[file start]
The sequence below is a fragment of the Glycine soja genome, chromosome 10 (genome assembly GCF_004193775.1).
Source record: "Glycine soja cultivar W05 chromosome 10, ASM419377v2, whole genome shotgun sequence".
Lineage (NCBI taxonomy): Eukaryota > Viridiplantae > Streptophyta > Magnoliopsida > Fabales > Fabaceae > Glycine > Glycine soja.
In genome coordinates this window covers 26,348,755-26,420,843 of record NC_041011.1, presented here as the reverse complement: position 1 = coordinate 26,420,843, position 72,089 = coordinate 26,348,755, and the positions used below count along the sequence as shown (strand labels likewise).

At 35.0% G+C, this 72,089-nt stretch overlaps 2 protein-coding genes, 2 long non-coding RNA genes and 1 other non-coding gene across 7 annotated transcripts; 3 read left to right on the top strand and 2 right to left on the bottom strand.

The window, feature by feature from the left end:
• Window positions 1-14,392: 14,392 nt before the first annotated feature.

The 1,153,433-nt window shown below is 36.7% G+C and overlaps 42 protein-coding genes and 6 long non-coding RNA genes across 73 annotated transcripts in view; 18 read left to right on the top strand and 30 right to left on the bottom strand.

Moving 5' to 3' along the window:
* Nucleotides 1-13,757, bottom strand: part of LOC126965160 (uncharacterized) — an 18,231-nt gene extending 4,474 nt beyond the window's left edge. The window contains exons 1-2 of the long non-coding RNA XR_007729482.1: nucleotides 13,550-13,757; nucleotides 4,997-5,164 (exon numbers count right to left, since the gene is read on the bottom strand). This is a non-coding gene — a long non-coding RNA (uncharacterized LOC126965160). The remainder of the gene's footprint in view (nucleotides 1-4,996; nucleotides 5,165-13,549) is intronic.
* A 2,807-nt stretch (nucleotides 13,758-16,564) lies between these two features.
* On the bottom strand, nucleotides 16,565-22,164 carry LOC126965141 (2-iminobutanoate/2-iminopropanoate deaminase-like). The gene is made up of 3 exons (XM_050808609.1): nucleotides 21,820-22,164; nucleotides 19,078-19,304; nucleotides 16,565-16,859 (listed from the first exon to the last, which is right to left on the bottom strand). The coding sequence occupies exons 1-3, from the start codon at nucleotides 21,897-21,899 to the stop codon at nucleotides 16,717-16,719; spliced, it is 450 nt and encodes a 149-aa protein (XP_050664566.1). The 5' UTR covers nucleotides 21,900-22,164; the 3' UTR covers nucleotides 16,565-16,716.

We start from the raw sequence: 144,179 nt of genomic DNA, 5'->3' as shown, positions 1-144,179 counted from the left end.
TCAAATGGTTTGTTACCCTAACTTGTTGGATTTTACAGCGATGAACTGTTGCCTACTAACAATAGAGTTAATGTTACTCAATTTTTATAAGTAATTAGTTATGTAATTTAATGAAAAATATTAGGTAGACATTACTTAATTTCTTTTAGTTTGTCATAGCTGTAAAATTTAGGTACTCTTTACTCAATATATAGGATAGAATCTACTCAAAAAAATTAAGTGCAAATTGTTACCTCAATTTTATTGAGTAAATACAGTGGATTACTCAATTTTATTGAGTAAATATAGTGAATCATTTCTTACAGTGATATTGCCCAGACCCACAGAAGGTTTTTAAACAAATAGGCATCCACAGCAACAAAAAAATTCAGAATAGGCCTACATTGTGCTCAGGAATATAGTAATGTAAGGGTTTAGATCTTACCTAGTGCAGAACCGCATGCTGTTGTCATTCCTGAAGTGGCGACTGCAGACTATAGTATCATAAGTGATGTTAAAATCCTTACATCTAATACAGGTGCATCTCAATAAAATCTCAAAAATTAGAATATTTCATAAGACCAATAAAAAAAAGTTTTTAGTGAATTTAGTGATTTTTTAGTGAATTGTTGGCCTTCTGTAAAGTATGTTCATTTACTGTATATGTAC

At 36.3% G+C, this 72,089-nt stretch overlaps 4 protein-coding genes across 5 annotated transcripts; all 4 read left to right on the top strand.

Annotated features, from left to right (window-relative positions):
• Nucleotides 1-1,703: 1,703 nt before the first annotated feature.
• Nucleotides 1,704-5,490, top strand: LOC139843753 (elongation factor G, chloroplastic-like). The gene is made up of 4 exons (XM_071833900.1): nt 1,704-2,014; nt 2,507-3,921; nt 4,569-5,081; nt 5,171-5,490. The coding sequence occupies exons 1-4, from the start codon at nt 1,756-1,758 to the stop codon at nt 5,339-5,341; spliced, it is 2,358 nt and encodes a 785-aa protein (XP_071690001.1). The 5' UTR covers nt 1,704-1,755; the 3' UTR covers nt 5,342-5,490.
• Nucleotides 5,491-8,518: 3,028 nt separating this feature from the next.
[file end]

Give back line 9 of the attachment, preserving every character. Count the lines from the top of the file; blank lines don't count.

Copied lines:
Moving 5' to 3' along the window: